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Cardi B artwork legal battle postponed again due to lawyer’s ill health

By | Published on Wednesday 3 August 2022

Cardi B

The court battle between Cardi B and the model who appeared on the cover of her 2016 mixtape ‘Gangsta Bitch Music Vol 1’ has been postponed yet again, this time after the rapper’s lawyer became unavailable as a result of a serious illness.

The model suing Cardi B, real name Belcalis Almánzar, is Kevin Brophy, who says his publicity rights were infringed by the ‘Gangsta Bitch Music Vol 1’ artwork. That artwork features a man with his back to the camera positioned to look like he is performing oral sex on the rapper. And that man has been Photoshopped so that he has Brophy’s distinctive tattoos on his back.

Brophy argues that because those tattoos are so very distinctive, people assume it is him in the photo. And given the explicit nature of the artwork, that has resulted in him facing frequent “uncomfortable comments, questions, and ridicule from community members and family”.

The lawsuit relating to those allegations was originally filed in 2017, but the case has taken a very long time to go through the motions, in part delayed by the COVID-19 pandemic. Almánzar also actively sought to delay the dispute getting to court last autumn, citing the birth of her second child as a reason why she couldn’t travel to California for a court hearing.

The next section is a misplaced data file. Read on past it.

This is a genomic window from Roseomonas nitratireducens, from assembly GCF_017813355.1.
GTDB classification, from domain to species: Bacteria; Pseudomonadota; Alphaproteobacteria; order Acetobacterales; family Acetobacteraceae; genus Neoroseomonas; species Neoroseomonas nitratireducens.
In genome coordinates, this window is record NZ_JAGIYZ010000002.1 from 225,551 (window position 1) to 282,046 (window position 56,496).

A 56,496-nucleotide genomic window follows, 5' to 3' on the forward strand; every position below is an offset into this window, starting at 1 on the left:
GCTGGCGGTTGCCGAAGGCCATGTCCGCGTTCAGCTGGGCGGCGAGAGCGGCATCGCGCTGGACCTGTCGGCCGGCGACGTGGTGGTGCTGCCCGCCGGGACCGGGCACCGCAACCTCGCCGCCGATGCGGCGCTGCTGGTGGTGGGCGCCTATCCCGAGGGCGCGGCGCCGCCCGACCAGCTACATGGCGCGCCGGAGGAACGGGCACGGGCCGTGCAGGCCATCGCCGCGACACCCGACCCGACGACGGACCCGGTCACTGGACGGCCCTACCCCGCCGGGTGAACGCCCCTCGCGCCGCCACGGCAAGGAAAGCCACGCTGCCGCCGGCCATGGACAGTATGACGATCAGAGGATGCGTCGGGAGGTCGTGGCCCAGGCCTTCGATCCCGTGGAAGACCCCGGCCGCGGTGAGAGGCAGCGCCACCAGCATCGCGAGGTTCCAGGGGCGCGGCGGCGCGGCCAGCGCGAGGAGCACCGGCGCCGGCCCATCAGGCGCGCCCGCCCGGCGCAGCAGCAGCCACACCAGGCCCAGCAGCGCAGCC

That resulted in a side dispute, after the rapper attended Paris Fashion Week around the same time, and Brophy argued that proved the rapper had lied when she said she couldn’t currently travel. He tried to have Almánzar formally sanctioned by the court in relation to that side dispute, albeit without success.

And so Brophy was forced back into waiting for his day in court. That was due to finally happen this week, but then the judge overseeing the dispute confirmed another delay was now necessary.

In a short statement, judge Cormac J Carney noted that Almánzar’s lawyer was now seriously ill and therefore unable to represent the rapper in the case. Which means the trial will now take place in October, to give Almánzar time to seek alternative legal representation.